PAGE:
|Title:||The impact of super-exploitation and finance-taxation barriers on the healthcare of migrant workers in China|
|Subject:||Migrant labor -- China -- Social conditions.|
Rural-urban migration -- China.
Hong Kong Polytechnic University -- Dissertations
|Department:||Department of Applied Social Sciences|
|Pages:||x, 222 pages : illustrations|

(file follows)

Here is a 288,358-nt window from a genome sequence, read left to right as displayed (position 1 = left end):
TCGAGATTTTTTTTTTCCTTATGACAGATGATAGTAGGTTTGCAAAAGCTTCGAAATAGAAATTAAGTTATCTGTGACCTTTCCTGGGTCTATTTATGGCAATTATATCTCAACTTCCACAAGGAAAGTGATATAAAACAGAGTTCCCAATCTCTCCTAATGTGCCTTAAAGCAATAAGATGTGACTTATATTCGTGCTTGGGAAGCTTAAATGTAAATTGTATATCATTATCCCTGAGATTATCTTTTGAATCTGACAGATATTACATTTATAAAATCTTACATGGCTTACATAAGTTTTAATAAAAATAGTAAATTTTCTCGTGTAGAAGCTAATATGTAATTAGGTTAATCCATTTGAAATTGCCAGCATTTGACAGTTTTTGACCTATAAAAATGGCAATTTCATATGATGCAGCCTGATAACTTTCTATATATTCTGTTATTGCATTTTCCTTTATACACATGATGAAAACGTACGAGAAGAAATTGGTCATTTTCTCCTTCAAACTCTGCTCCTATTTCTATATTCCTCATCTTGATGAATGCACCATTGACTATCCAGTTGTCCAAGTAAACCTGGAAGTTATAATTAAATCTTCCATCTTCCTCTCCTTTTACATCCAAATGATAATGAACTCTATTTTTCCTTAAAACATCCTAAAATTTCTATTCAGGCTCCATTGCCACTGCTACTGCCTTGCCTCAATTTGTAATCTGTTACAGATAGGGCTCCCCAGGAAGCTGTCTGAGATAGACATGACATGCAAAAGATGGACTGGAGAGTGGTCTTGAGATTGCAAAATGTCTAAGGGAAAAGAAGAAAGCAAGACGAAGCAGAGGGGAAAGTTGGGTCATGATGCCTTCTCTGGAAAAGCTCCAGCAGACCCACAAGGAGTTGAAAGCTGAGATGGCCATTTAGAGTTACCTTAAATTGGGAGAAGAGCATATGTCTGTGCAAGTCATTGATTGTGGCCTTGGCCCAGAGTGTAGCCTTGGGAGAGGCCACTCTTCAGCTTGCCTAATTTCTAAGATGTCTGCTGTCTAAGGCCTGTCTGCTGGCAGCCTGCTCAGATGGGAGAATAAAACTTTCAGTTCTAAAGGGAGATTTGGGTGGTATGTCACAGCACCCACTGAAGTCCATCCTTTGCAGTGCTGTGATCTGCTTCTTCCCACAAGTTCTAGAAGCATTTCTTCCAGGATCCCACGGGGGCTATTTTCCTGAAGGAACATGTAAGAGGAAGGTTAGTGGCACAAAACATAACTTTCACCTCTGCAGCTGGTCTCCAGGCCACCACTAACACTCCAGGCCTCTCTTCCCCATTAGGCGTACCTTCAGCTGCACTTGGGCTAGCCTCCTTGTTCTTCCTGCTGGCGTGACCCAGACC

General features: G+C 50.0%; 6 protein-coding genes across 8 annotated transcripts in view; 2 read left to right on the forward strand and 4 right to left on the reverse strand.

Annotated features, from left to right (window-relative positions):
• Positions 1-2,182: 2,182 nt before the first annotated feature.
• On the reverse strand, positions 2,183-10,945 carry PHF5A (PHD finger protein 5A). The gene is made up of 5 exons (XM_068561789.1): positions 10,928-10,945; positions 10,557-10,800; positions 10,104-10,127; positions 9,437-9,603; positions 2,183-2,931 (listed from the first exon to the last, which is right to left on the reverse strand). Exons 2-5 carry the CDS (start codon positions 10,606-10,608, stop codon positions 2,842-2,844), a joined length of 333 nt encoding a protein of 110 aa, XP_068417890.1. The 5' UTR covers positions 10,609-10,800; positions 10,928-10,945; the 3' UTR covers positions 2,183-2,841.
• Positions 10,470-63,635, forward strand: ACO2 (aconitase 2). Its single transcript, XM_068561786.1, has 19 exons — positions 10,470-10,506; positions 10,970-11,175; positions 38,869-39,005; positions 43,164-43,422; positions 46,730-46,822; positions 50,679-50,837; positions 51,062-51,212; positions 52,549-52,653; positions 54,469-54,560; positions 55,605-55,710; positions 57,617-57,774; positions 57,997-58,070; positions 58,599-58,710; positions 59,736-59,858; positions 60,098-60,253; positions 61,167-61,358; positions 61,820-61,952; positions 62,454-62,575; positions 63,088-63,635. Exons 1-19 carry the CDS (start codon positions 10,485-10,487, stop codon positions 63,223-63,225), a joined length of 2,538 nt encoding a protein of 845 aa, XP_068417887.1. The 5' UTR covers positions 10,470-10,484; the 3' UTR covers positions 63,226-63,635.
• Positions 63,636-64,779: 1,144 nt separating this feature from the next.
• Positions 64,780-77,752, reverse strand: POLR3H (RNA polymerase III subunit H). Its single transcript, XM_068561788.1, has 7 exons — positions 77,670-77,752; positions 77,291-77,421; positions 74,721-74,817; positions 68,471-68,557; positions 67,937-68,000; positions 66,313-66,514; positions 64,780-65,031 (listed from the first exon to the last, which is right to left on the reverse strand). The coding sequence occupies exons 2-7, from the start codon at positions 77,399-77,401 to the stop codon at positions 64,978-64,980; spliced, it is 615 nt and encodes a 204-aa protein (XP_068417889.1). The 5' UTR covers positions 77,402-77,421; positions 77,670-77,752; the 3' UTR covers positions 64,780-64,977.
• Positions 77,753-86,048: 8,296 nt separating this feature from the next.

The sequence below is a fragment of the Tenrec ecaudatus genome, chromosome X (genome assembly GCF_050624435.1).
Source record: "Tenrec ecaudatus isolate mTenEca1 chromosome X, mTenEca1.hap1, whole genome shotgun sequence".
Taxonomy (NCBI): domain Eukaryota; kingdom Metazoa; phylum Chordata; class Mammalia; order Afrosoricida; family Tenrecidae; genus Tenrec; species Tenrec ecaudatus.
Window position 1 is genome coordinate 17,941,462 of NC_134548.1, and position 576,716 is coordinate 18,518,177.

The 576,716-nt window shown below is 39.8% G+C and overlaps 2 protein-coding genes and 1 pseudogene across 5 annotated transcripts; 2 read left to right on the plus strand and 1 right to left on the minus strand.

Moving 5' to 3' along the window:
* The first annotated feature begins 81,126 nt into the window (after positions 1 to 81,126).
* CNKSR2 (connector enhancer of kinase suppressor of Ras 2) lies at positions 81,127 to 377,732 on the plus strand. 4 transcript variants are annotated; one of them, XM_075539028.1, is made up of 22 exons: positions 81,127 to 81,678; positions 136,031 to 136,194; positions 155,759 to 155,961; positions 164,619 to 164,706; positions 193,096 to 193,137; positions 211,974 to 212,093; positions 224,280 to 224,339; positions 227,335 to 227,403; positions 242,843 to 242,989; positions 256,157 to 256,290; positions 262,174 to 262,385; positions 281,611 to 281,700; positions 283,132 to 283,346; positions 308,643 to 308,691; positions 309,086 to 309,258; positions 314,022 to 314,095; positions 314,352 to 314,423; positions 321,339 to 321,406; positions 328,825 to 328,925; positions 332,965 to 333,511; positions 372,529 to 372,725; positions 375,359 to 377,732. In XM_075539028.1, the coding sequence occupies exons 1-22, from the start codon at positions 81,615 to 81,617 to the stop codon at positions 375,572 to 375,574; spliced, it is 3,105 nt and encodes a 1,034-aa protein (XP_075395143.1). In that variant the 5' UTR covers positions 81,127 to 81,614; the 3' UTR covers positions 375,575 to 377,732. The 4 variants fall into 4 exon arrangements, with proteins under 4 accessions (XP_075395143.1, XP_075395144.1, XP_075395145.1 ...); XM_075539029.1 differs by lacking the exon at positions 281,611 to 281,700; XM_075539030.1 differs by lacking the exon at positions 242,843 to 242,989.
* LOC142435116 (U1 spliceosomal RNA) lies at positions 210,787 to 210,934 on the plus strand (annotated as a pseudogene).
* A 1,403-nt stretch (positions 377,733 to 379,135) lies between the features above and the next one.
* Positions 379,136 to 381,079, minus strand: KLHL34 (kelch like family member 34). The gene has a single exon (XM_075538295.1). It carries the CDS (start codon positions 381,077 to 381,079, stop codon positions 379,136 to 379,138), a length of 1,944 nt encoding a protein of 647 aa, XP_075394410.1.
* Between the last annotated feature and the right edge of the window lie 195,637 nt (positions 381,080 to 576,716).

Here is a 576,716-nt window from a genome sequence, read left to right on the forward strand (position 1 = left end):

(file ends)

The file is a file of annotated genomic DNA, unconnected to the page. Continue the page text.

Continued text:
|Abstract:||China's rural-to-urban migrant workers are the main engine of economic development, but notwithstanding their contributions they fall through the cracks of the marketizing healthcare system. Their plight is sharpened by wages and social security benefits which do not compare with those of registered urban workers. In response to their relegation and exclusion, migrant workers typically secure their simple reproduction in cities, while their expanded reproduction is supplemented by their rural homesteads, who raise 'left behind' children. Because this and other rural supplements to migrant workers' reproduction are appropriated by capitalists, migrants' exploitation is proportionally greater than that of their registered urban counterparts, and so counts as super-exploitation. Scholarly work commonly attributes the healthcare problems of migrant workers to their lack of urban household registration, together with inequality of social distribution (primary and secondary), and so current solutions tend to emphasize (1) Reform or rescindment of household registration in order to facilitate universal social security entitlement without precondition, (2) Increasing wages (primary distribution) and (3) Implementing medical insurance for migrant workers (redistribution/secondary distribution), though not for their families, be they rural or urban based. But these solutions mainly focus on migrant workers in cities, while overlooking the rural supplement. Domestic labor goes unpaid, and expanded reproduction undercompensated. Since healthcare is a necessity for labor power reproduction, for which the site and calculating unit is (in the case of migrant workers) typically the household, if we wish to alleviate migrants' healthcare problems we must examine the economic relations between individuals (migrant workers in cities) and their rural-based family households. By examining these relations we discover that migrant workers' healthcare woes stem fundamentally from (1) regional/provincial barriers of finance and taxation, and (2) the structure of super-exploitation.|
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